But on the other hand, at least it signals to the public that the size of these banks is a problem, and so in that sense it’s a positive step. But it really won’t do anything to the current situation, where these banks are already too big.
PERIES: And what does the exception actually mean, they continuation of securitization activities?
EPSTEIN: Well, this securitization activity exception was actually a separate rule that was just finalized. And the problem with this is the Dodd-Frank rule said, look, one of the reasons why these banks got into so much trouble and that these banks took on so much risk is because they were able to package all these complex securities–they would take mortgages from all of the country, put them in these complex securities, sell them off to the rest of the world, to pension funds in Detroit and pension funds in banks in Europe, and they weren’t left holding any of the risk, so the story goes, so then they didn’t have to worry about these securities blowing up. Well, the securities did blow up, and they brought the world financial system to its knees.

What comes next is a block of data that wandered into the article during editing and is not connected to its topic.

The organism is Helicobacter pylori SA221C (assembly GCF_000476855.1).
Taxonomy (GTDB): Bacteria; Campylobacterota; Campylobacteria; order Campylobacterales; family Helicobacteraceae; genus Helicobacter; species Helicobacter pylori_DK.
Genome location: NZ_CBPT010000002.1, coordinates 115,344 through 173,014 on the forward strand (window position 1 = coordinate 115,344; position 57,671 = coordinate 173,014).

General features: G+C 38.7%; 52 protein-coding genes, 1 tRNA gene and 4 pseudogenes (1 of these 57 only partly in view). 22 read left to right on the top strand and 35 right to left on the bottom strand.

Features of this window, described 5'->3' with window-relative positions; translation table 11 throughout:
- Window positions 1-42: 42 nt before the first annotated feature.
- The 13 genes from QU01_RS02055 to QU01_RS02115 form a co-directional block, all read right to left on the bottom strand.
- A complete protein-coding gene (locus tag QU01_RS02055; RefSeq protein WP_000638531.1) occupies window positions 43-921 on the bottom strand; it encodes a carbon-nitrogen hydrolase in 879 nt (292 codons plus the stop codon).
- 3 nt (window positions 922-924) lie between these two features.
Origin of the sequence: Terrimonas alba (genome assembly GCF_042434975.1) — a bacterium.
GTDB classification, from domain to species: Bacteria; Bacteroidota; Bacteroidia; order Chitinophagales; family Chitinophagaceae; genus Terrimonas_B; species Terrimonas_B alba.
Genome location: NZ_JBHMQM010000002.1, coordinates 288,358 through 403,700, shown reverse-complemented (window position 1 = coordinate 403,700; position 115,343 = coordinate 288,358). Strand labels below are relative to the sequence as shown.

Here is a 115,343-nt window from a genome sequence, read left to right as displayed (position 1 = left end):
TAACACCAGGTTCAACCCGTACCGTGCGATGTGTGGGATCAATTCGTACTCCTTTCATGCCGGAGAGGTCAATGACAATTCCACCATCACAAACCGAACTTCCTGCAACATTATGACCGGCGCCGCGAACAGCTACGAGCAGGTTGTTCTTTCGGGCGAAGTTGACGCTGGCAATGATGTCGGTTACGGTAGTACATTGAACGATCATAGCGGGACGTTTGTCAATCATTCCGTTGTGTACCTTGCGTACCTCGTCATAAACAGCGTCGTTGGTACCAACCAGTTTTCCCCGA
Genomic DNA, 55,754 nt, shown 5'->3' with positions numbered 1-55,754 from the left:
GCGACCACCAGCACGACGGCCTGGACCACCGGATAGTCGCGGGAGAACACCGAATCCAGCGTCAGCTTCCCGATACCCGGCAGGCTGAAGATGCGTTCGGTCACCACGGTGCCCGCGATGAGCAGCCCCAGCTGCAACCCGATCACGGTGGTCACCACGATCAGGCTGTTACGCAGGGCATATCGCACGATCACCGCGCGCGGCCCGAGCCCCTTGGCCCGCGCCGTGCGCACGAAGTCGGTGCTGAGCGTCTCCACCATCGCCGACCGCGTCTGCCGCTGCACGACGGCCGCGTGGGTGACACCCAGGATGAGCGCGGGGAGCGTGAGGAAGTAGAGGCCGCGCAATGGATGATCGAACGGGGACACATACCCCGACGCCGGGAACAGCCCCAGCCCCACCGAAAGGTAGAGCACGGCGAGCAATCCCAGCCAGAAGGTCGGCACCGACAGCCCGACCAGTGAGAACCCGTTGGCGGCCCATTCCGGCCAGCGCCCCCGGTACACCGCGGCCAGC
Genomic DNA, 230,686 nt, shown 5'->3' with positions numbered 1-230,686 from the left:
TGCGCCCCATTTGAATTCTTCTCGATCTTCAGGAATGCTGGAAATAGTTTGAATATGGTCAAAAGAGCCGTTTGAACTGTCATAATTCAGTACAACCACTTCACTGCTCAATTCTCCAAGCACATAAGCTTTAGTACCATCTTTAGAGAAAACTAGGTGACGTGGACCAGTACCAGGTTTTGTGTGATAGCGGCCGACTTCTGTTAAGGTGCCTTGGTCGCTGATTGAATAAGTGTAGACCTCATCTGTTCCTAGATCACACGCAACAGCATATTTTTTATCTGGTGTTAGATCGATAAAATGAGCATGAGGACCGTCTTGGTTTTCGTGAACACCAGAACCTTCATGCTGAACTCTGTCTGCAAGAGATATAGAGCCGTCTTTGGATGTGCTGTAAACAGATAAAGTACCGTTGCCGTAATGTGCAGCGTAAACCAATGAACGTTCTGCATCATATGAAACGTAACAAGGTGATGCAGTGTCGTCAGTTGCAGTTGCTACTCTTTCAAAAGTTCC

The idea was these banks should be forced to hold on to some of these securities. The idea is that this would align their risk concerns with their own bank, and so they wouldn’t take on so much risk. So this rule on risk retention is a great example of how the whole Dodd-Frank system has worked. First of all, it’s completely misguided, ’cause in fact the reason the banks themselves got into so much trouble is ’cause they did retain a lot of these securities. They wanted to retain them because they had high rates of return. So they kept them on their books, or off their books and then brought them back on the books when they got into trouble. So just forcing these banks to hold on to these securities isn’t going to be sufficient.